By modifying a 3D printer to work with sugar and water, Julian Sing is able to make figures that look good enough to eat.
If you liked the "Back to the Future" theme and Simon and Garfunkel's "Sound of Silence" played on computer drives, you're going to love this dot-matrix printer covering Bach.
Nokia captures portraits of Manhattanites with the "Arc of Wonder," a bullet time rig of fifty Nokia Lumia 1020 camera-phones.
There he is, Hugo Weaving as Agent Smith. Several Hugo Weavings weaving their way around a hospital. Welcome to the future -- or the present -- of GE software in a new ad.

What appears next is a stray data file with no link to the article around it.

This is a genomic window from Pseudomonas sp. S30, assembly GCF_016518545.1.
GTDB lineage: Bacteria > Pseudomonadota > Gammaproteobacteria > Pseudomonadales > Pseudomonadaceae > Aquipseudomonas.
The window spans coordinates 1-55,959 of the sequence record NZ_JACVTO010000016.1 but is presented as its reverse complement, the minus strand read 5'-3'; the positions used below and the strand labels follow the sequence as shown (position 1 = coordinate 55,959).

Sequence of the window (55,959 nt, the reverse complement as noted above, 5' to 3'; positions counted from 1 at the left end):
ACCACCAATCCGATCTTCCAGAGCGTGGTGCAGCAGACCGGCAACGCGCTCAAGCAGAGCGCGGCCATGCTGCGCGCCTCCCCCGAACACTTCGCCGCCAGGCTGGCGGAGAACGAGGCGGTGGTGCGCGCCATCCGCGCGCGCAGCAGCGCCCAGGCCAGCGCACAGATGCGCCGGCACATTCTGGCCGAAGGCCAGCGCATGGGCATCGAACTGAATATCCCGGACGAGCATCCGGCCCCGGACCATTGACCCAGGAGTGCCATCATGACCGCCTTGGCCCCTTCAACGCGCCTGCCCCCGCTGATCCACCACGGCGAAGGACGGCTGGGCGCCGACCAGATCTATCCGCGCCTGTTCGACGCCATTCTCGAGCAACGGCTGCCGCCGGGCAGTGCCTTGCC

"Sense8," which Netflix calls a "global tale of minds linked and souls hunted," will be available exclusively to members late next year, the company says.
Rodents connected by brain waves prove feasibility of a networked brain, sans Keanu Reeves.
Giving a wearable pair of "mind-stimulating" glasses a try at CE Week: Google Glass these most definitely are not.
Researchers are trying a new approach to artificial intelligence: instead of demanding the AI be as intelligent as an adult, they're attempting to teach it as if it were a toddler (complete with childlike voice and CG renders). Yes, it's as creepy as it sounds, but we love it.
Artist Ted Lawson has created a robotic printer that uses his own blood as ink for a nude self-portrait.
Scientists are developing a method of controlling the flight muscles of moths wirelessly, instantly introducing a new term to the vocabulary of technophobes: the mothpocalypse.